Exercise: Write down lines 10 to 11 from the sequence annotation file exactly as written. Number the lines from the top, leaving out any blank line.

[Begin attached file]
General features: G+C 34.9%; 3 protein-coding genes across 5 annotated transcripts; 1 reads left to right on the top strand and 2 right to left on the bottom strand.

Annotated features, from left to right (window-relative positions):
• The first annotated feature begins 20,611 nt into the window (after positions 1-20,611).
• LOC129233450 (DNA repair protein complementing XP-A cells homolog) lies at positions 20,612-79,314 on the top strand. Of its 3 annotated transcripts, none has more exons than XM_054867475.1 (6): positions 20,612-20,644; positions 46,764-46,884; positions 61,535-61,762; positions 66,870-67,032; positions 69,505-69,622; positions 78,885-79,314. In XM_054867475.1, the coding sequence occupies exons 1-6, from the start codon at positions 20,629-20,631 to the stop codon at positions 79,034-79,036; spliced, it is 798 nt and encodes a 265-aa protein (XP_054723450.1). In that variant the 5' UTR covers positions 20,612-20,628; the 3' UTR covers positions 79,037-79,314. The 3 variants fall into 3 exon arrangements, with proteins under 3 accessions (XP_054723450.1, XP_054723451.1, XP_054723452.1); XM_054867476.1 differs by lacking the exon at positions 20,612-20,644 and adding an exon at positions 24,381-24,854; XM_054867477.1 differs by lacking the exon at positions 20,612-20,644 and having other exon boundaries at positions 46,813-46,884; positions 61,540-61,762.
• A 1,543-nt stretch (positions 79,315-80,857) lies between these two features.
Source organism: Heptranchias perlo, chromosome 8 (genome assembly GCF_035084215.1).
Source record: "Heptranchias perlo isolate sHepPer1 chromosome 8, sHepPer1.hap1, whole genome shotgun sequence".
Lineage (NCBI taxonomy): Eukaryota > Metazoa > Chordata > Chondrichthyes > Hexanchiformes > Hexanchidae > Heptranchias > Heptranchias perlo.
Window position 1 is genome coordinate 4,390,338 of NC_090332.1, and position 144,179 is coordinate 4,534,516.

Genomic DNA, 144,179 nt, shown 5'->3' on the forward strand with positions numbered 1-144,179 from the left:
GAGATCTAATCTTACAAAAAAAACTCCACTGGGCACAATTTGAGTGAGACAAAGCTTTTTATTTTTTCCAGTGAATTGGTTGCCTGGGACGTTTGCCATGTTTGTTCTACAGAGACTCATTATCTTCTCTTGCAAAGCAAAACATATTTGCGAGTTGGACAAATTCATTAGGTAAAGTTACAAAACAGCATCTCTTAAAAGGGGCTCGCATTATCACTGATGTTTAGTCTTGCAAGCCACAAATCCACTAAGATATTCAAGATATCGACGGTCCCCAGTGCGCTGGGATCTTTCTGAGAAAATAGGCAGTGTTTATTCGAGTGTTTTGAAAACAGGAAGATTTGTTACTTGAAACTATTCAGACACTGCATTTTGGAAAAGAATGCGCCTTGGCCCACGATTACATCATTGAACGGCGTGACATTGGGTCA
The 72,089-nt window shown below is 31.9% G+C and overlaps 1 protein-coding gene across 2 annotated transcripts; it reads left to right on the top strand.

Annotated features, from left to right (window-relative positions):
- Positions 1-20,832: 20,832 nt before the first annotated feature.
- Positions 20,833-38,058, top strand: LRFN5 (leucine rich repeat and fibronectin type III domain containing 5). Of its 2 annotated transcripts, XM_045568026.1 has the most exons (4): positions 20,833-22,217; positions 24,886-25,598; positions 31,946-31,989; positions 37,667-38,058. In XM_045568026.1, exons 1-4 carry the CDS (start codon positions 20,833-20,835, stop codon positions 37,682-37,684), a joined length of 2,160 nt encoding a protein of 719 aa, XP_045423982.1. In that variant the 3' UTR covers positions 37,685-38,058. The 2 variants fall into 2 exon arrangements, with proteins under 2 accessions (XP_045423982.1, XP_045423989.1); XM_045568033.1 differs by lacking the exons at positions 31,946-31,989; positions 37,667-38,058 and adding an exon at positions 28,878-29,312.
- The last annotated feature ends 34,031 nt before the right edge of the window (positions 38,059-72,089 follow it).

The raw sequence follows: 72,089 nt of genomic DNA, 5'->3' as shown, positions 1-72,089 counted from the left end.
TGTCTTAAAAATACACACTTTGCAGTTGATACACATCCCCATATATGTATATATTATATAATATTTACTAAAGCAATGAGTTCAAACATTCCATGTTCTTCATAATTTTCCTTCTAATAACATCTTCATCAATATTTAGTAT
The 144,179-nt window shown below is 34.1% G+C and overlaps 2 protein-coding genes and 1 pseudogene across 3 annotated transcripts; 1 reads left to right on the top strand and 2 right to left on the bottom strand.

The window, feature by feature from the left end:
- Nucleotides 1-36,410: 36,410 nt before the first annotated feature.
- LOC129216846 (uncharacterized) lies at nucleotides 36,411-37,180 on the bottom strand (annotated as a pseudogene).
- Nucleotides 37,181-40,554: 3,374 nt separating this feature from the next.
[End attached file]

Genomic DNA, 144,179 nt, shown 5'->3' on the forward strand with positions numbered 1-144,179 from the left:
GAGATCTAATCTTACAAAAAAAACTCCACTGGGCACAATTTGAGTGAGACAAAGCTTTTTATTTTTTCCAGTGAATTGGTTGCCTGGGACGTTTGCCATGTTTGTTCTACAGAGACTCATTATCTTCTCTTGCAAAGCAAAACATATTTGCGAGTTGGACAAATTCATTAGGTAAAGTTACAAAACAGCATCTCTTAAAAGGGGCTCGCATTATCACTGATGTTTAGTCTTGCAAGCCACAAATCCACTAAGATATTCAAGATATCGACGGTCCCCAGTGCGCTGGGATCTTTCTGAGAAAATAGGCAGTGTTTATTCGAGTGTTTTGAAAACAGGAAGATTTGTTACTTGAAACTATTCAGACACTGCATTTTGGAAAAGAATGCGCCTTGGCCCACGATTACATCATTGAACGGCGTGACATTGGGTCA